City set on the right road

Shanghai Transportation Commission is making major improvements to the public transport system and renovating a number of roads to ease congestion.
City set on the right road
Jiang Xiaowei / SHINE

Major improvements are being made to the city's roads to ease congestion and improve traffic flow. 

Shanghai plans to renovate major roads, accelerate the construction of new Metro lines and create more parking spaces as part of its efforts to improve the city’s public transport system and roads.

Xie Feng, director of the Shanghai Transportation Commission, said 102 public bus routes had been adjusted or optimized in the first half of the year.

Construction of 128 kilometers of new Metro lines, including the second phases of Line 10, Line 14, Line 15 and first phase of Line 18, will be accelerated in the second half of the year.

Xie said the commission is working with district-level governments on plans to renovate 100 major roads to incorporate barrier-free designs and parking for non-motorized vehicles.

Shanghai has more than 100 “dead-end roads” at district borders due to differing road designs.

Xie said over 75 of them had been renovated so far by being connected to the neighboring transport system to maximize their function. Renovation of another seven are due to be complete by the end of the year.

Management of bicycles, including bike-sharing companies, will be improved in the latter part of the year, the commission said.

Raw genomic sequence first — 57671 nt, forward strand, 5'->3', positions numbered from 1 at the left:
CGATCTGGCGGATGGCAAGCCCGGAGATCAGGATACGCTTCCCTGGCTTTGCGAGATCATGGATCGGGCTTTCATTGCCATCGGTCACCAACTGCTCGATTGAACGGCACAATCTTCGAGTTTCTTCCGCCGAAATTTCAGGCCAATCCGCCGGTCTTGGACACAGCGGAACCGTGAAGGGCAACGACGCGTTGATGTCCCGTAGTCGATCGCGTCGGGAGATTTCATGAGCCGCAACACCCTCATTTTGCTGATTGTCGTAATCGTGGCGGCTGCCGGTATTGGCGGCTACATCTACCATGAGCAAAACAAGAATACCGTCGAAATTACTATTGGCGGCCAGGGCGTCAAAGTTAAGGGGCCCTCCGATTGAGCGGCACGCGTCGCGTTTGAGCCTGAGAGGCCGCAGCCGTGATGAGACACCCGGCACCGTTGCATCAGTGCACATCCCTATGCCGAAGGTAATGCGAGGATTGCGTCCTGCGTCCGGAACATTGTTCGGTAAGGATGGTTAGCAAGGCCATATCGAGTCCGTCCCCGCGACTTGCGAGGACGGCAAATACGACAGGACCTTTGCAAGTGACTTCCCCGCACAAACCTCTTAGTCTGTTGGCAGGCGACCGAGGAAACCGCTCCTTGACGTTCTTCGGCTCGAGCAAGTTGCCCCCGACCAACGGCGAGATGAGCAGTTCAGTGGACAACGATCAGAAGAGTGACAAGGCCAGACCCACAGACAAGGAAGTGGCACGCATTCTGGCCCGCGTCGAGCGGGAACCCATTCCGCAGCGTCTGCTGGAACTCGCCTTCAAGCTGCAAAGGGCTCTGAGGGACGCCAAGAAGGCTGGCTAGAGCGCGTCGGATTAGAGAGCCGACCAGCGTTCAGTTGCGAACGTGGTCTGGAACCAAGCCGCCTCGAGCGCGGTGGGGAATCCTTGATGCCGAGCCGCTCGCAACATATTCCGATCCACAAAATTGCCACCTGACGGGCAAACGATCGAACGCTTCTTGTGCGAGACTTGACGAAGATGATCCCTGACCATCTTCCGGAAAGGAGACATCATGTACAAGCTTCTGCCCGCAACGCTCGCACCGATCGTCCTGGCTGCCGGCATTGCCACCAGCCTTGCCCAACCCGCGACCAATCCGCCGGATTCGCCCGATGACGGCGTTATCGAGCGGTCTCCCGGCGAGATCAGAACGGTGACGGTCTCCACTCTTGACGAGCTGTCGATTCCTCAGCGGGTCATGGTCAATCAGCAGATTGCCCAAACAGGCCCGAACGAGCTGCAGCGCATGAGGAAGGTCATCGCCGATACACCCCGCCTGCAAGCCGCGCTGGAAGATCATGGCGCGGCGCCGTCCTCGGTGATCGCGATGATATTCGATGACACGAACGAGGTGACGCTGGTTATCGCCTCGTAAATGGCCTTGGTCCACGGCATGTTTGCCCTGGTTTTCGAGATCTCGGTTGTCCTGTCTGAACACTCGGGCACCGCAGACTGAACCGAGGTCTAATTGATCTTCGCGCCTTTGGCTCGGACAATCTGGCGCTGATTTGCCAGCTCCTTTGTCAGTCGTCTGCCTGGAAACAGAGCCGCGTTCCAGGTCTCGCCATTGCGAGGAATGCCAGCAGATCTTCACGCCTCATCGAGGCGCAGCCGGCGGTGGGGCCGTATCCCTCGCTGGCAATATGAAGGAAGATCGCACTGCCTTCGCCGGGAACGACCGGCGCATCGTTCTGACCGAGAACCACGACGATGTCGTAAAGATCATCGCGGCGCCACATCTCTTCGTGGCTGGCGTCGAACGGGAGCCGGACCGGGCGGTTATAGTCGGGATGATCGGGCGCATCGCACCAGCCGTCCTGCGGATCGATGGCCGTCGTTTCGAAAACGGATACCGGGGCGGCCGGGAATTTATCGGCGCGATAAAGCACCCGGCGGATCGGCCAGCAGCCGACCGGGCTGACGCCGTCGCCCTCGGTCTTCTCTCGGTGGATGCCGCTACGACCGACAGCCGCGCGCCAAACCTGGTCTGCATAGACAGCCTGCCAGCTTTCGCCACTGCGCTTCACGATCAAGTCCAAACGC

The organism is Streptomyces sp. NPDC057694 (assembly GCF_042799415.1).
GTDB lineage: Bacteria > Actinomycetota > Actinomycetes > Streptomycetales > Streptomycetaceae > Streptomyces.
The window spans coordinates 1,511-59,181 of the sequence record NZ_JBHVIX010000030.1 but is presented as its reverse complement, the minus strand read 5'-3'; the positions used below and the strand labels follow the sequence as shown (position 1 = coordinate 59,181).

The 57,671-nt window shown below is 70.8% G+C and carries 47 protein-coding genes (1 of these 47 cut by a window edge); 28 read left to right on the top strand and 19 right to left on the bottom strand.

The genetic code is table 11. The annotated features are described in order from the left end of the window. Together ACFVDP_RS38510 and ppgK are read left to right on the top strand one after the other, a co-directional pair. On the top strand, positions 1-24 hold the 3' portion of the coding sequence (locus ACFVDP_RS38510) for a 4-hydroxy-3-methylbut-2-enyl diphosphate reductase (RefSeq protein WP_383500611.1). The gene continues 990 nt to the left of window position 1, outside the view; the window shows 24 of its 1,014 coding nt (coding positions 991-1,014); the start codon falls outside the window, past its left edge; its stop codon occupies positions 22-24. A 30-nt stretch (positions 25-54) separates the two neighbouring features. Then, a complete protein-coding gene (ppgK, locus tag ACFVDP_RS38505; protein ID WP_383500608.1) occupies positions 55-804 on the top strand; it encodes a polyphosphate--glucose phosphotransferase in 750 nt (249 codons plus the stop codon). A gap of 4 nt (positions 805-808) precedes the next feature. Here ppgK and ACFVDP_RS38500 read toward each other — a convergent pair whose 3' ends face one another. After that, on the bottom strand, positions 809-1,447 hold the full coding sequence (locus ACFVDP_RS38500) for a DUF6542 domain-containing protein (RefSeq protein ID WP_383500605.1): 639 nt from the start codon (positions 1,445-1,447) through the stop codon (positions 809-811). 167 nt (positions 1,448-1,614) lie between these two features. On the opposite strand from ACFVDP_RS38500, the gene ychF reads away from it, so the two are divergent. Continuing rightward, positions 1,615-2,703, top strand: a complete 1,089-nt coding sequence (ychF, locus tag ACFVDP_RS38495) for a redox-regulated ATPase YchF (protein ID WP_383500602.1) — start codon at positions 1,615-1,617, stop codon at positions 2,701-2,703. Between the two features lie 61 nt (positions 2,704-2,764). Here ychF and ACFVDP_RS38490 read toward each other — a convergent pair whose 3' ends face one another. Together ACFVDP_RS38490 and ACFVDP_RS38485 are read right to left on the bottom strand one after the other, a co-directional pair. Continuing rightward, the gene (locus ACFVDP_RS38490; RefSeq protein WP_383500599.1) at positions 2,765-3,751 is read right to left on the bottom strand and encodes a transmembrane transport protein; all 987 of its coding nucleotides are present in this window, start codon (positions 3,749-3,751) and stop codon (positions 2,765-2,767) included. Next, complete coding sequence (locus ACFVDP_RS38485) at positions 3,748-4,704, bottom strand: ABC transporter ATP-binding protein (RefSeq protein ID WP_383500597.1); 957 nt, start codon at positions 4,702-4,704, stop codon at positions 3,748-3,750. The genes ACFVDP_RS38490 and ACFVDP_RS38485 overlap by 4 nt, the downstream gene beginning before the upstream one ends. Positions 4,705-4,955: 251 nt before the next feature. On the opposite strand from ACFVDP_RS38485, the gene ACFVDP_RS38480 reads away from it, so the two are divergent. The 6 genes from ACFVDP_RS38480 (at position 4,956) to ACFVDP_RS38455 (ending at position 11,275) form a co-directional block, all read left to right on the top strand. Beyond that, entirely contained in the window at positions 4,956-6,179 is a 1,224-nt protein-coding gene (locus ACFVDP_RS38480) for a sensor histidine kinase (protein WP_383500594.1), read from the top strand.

Apart from improving the bicycle lane network, the commission will introduce an assessment system for bike-sharing companies. Their operation and service quality will be rated, which will affect the number of bikes they will be able to register.

To ease parking problems for car owners in some neighborhoods, the commission is to integrate road and social parking lots and make them share parking space with nearby residential neighborhoods.

As for inter-provincial transport, all nine toll booths in Shanghai bordering Jiangsu and Zhejiang provinces will be replaced by electronic toll collection systems by the end of the year.

It takes a car about 15 seconds and a truck 29 seconds to pass a manual toll booth. With ETC, any vehicle will need less than 3 seconds to complete the procedure, easing congestion.

More than 300 ETC portals will be built at the tolls and 556 lanes will be remodeled. One lane for manual toll fee collection will be kept at each booth for foreigners and people from out of town, while about 90 percent of all vehicles will be automatically charged.

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